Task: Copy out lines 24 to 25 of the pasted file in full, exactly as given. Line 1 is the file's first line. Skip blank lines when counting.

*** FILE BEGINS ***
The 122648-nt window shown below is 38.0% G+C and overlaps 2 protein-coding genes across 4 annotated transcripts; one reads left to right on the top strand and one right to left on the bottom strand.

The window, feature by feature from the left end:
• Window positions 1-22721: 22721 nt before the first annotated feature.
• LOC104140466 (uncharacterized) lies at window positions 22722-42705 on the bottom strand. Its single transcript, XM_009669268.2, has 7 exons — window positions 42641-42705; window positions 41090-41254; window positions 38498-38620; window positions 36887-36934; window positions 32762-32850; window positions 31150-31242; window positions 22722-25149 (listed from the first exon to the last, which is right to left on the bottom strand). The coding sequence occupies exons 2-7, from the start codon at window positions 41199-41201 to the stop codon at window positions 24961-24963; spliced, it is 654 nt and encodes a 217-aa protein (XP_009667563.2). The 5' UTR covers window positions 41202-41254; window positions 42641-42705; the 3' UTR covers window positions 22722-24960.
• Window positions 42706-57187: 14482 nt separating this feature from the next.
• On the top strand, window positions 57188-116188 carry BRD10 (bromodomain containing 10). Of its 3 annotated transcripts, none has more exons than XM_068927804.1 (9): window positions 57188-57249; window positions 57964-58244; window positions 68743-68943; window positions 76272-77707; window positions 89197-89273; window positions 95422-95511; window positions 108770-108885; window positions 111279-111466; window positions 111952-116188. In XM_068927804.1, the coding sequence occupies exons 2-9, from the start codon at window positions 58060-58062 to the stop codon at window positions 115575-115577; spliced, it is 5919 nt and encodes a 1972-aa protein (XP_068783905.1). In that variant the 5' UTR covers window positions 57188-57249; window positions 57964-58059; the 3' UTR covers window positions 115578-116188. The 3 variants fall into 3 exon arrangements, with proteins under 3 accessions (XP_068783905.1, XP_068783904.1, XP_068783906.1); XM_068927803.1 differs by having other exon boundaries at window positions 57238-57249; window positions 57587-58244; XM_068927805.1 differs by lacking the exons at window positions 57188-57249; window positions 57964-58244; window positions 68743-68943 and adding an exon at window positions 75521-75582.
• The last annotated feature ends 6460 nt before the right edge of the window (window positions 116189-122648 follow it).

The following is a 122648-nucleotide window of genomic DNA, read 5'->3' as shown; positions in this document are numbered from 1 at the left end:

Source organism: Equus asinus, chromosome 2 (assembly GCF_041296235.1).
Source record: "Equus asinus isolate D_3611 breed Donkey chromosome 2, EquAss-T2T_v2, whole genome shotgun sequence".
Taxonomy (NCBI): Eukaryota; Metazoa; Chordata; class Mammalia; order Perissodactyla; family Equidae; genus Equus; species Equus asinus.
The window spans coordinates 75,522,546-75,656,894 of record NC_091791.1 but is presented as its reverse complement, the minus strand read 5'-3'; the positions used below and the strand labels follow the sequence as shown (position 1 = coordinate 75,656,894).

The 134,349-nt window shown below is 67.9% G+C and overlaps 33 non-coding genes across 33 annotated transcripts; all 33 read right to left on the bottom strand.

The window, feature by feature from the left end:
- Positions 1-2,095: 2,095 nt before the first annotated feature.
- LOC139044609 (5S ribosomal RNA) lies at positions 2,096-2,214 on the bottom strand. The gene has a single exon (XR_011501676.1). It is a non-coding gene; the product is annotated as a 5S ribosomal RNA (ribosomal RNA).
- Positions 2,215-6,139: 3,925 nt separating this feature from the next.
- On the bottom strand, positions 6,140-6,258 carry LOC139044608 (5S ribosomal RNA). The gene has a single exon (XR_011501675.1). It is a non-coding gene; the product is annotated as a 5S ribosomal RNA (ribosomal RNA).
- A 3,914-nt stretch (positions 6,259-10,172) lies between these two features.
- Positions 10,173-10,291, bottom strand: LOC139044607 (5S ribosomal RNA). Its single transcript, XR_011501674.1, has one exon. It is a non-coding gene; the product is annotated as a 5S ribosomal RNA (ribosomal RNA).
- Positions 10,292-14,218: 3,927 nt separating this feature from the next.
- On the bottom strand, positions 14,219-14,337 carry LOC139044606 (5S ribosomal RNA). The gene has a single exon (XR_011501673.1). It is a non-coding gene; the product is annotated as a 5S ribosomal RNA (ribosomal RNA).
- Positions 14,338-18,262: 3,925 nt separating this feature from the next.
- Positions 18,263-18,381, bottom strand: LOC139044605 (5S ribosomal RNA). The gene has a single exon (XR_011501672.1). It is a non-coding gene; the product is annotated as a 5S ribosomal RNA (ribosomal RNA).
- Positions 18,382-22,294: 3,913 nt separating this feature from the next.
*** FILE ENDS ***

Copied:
- Positions 18,263-18,381, bottom strand: LOC139044605 (5S ribosomal RNA). The gene has a single exon (XR_011501672.1). It is a non-coding gene; the product is annotated as a 5S ribosomal RNA (ribosomal RNA).
- Positions 18,382-22,294: 3,913 nt separating this feature from the next.